Veteran Contributor
Posts: 78
Registered: ‎05-13-2010

Prevent planting math

Lucky enough to not have to worry about it but at what dollar amount do you take prevent plant today.  For example lets say you have a 180 bu average and a 75% revenue coverage.  You could take a pp check for $486 or you could mud corn in and sell the board up to your guarentee.(Assumming you haven't already sold at a lower level) and get $918 or $432 more.  If you couldn't get it planted they would take 1% per day off of your yeild so 25 days later you could get a pp check for $486 or worst case senerio get $688 or $202 more.  How many dollars more per acre is needed to take the gamble.  Is it $400, $300, or is it even worth it for $200?  Keep in mind that if your yield is terrible I think it drags down your averages, but in the above example it would be worse case meaning that although not probible it is possible to plant late and still get a respecatble yeild and maybe gain another $100-$150 over worse case.  I think my number would be around $300 an acre more so I would have to get it done by the second week of June at todays price.  If prices went lower the date would have to be moved up, and to go to the 25th day price would probably have to be about $8.

Senior Contributor
Posts: 206
Registered: ‎05-17-2010

Re: Prevent planting math

     Since you can pp corn in the great white north already, the question is to mud beans in . lets see raining all day here and rain Sunday and coming in Monday night. . But its supposed to get into the 70's next week. I think after the cows are in the next pasture it's fishing time. Spray round up around the july 1 if you can drive through the mud?

Senior Contributor
Posts: 262
Registered: ‎05-13-2010

Re: Prevent planting math

ag 678, with all due respect. you and i are all planted, but i dont think the dollars matter here. if the conditions are that bad that FARMERS would even consider PP, thats bad. if you cant go in a reasonable window of time, then you cant go at all. i disagree with your premise.

Posts: 986
Registered: ‎08-04-2010

Re: Prevent planting math

ag678 I don't know where you are farming but in this part of the corn belt some very good farmers are calling it quits on corn and will plant some soybeans instead. With good weather forecasted this week guys around here might get a shot at planting soybeans by the end of the week. The corn crop coming out of the eastern cornbelt will be much shorter than normal so I hope we have a good year in the western corn belt. Your numbers are off, there simply wont be a corn crop in large areas of the eastern corn belt and those who are going to plant corn late will be getting a good premium from a nearby ethanol plant to do so. If you think guys this way are lazy for not planting corn I assure you they are not. This will probably go down as one of the worst planting seasons in history for this region. As I have said before I don't think the market is doing its job at this time, why plant a crop and take the risk knowing yields wont be average to say the least for less money than your insurance will pay you?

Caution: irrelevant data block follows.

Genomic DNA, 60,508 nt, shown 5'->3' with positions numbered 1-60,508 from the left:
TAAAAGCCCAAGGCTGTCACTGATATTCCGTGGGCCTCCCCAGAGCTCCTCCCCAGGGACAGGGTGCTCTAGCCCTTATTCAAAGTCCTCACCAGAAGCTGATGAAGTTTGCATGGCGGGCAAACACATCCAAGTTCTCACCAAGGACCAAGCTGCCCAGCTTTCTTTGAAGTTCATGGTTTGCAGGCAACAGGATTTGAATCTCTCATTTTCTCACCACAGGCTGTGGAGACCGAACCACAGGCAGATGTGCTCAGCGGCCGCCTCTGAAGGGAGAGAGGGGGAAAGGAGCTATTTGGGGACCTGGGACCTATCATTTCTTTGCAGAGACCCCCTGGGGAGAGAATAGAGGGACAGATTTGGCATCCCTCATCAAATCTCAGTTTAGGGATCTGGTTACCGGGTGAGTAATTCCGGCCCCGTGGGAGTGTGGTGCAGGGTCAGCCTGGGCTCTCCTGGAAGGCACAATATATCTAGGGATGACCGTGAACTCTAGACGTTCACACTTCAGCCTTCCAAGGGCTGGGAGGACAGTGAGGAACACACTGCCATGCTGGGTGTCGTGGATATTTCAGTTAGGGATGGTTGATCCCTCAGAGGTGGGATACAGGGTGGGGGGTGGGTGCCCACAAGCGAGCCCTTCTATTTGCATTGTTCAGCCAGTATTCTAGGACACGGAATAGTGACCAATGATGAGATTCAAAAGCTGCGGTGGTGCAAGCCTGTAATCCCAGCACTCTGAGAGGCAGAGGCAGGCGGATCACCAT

Posts: 1,647
Registered: ‎01-30-2011

Re: Prevent planting math

from what i saw today from s.e.indiana to n.e. indiana to central indiana and back you can do the math and then ride the jet-ski out to check if you can plant

Posts: 1,405
Registered: ‎05-13-2010

Re: Prevent planting math

I have not had a crop insurance claim since 1993 and hopefully won't this year.( did collect on some GRIP once, but that was like winning the powerball) I understand your sentiments about attempting to plant, but after a certain point every bushel or dollar you raise is just a a bushel for fed crop not the insured. The enterprise unit option would greatly influence planting decisions. If i understand correctly you'd have to PP every farm one operates in that county. If you get partially planted are you screwing yourself? the other thing is no matter when I planted, I'd darn sure report that I had planted by the cutoff day. I was told by the scale guy at the coop that (in '93) cheating was rampant. guys were "shuffling bushels" from one farrm to another to maximize a loss here and there. If one is predisposed to that sort of thing, then by all means try to plant someting. I'm sure the farmer's dealing with this dilemna have a king sized belly ache.

Posts: 472
Registered: ‎05-13-2010

Re: Prevent planting math

the other thing is no matter when I planted, I'd darn sure report that I had planted by the cutoff day. I was told by the scale guy at the coop that (in '93) cheating was rampant. guys were "shuffling bushels" from one farrm to another to maximize a loss here and there. If one is predisposed to that sort of thing, then by all means try to plant someting. 


Ida, Please tell me your not advocating insurance fraud.

Veteran Advisor
Posts: 798
Registered: ‎05-20-2010

Re: Prevent planting math

Business Plan - February 2011CORNCORN BEANS
 ACRES =603.1  658.1
 EQUIPMENT PRIN/INT/RENT =$44.08$44.08 $35.08
 FIXED ASSET PRIN/INT/RENT=$22.39$22.39 $22.39
 EQUIPMENT DEVALUED =$8.72$8.72 $8.72
 LAND PRIN/INT/RENT COST =$226.54$226.54 $206.54
 SEED COSTS =$90.67$0.00 $49.61
 FERTILIZER COSTS =$114.25$0.00 $36.85
 CHEMICAL COSTS =$30.11$30.11 $15.25
 CROP INSURANCE =$21.48$21.48 $16.04
 OVERHEAD COSTS =$169.29$90.00 $169.29
 MINUS FSA DIRECT PAY =($28.71)($28.71) ($13.41)